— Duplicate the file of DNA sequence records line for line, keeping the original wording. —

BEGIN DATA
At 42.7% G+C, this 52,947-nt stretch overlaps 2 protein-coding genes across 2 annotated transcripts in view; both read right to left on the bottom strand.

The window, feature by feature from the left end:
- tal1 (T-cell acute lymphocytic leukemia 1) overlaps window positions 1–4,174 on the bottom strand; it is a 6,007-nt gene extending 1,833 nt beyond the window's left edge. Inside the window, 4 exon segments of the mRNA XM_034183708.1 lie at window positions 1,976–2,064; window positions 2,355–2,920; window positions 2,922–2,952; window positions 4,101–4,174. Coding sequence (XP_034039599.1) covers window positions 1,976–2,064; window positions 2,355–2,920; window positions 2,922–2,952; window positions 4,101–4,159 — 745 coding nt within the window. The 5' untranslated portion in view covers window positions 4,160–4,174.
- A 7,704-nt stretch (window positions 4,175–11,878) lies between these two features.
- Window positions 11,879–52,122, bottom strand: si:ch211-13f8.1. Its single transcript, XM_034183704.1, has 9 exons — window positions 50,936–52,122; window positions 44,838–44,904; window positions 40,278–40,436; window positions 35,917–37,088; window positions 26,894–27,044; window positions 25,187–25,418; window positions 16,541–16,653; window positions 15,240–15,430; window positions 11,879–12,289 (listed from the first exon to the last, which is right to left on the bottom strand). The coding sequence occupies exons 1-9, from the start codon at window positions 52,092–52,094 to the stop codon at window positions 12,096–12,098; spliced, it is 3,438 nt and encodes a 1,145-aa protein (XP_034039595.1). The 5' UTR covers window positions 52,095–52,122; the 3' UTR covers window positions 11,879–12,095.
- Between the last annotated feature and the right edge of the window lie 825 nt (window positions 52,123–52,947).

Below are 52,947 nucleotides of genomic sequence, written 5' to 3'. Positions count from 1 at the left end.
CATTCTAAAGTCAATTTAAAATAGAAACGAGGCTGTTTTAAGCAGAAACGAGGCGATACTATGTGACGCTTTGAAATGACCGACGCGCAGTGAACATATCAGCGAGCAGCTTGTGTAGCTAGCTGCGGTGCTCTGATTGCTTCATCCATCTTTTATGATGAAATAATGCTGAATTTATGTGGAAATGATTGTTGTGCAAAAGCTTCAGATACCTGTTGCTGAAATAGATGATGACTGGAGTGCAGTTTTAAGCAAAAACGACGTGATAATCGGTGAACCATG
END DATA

At 42.7% G+C, this 52,947-nt stretch overlaps 2 protein-coding genes across 2 annotated transcripts in view; both read right to left on the bottom strand.

The window, feature by feature from the left end:
- tal1 (T-cell acute lymphocytic leukemia 1) overlaps window positions 1–4,174 on the bottom strand; it is a 6,007-nt gene extending 1,833 nt beyond the window's left edge. Inside the window, 4 exon segments of the mRNA XM_034183708.1 lie at window positions 1,976–2,064; window positions 2,355–2,920; window positions 2,922–2,952; window positions 4,101–4,174. Coding sequence (XP_034039599.1) covers window positions 1,976–2,064; window positions 2,355–2,920; window positions 2,922–2,952; window positions 4,101–4,159 — 745 coding nt within the window. The 5' untranslated portion in view covers window positions 4,160–4,174.
- A 7,704-nt stretch (window positions 4,175–11,878) lies between these two features.
- Window positions 11,879–52,122, bottom strand: si:ch211-13f8.1. Its single transcript, XM_034183704.1, has 9 exons — window positions 50,936–52,122; window positions 44,838–44,904; window positions 40,278–40,436; window positions 35,917–37,088; window positions 26,894–27,044; window positions 25,187–25,418; window positions 16,541–16,653; window positions 15,240–15,430; window positions 11,879–12,289 (listed from the first exon to the last, which is right to left on the bottom strand). The coding sequence occupies exons 1-9, from the start codon at window positions 52,092–52,094 to the stop codon at window positions 12,096–12,098; spliced, it is 3,438 nt and encodes a 1,145-aa protein (XP_034039595.1). The 5' UTR covers window positions 52,095–52,122; the 3' UTR covers window positions 11,879–12,095.
- Between the last annotated feature and the right edge of the window lie 825 nt (window positions 52,123–52,947).

Below are 52,947 nucleotides of genomic sequence, written 5' to 3'. Positions count from 1 at the left end.
CATTCTAAAGTCAATTTAAAATAGAAACGAGGCTGTTTTAAGCAGAAACGAGGCGATACTATGTGACGCTTTGAAATGACCGACGCGCAGTGAACATATCAGCGAGCAGCTTGTGTAGCTAGCTGCGGTGCTCTGATTGCTTCATCCATCTTTTATGATGAAATAATGCTGAATTTATGTGGAAATGATTGTTGTGCAAAAGCTTCAGATACCTGTTGCTGAAATAGATGATGACTGGAGTGCAGTTTTAAGCAAAAACGACGTGATAATCGGTGAACCATG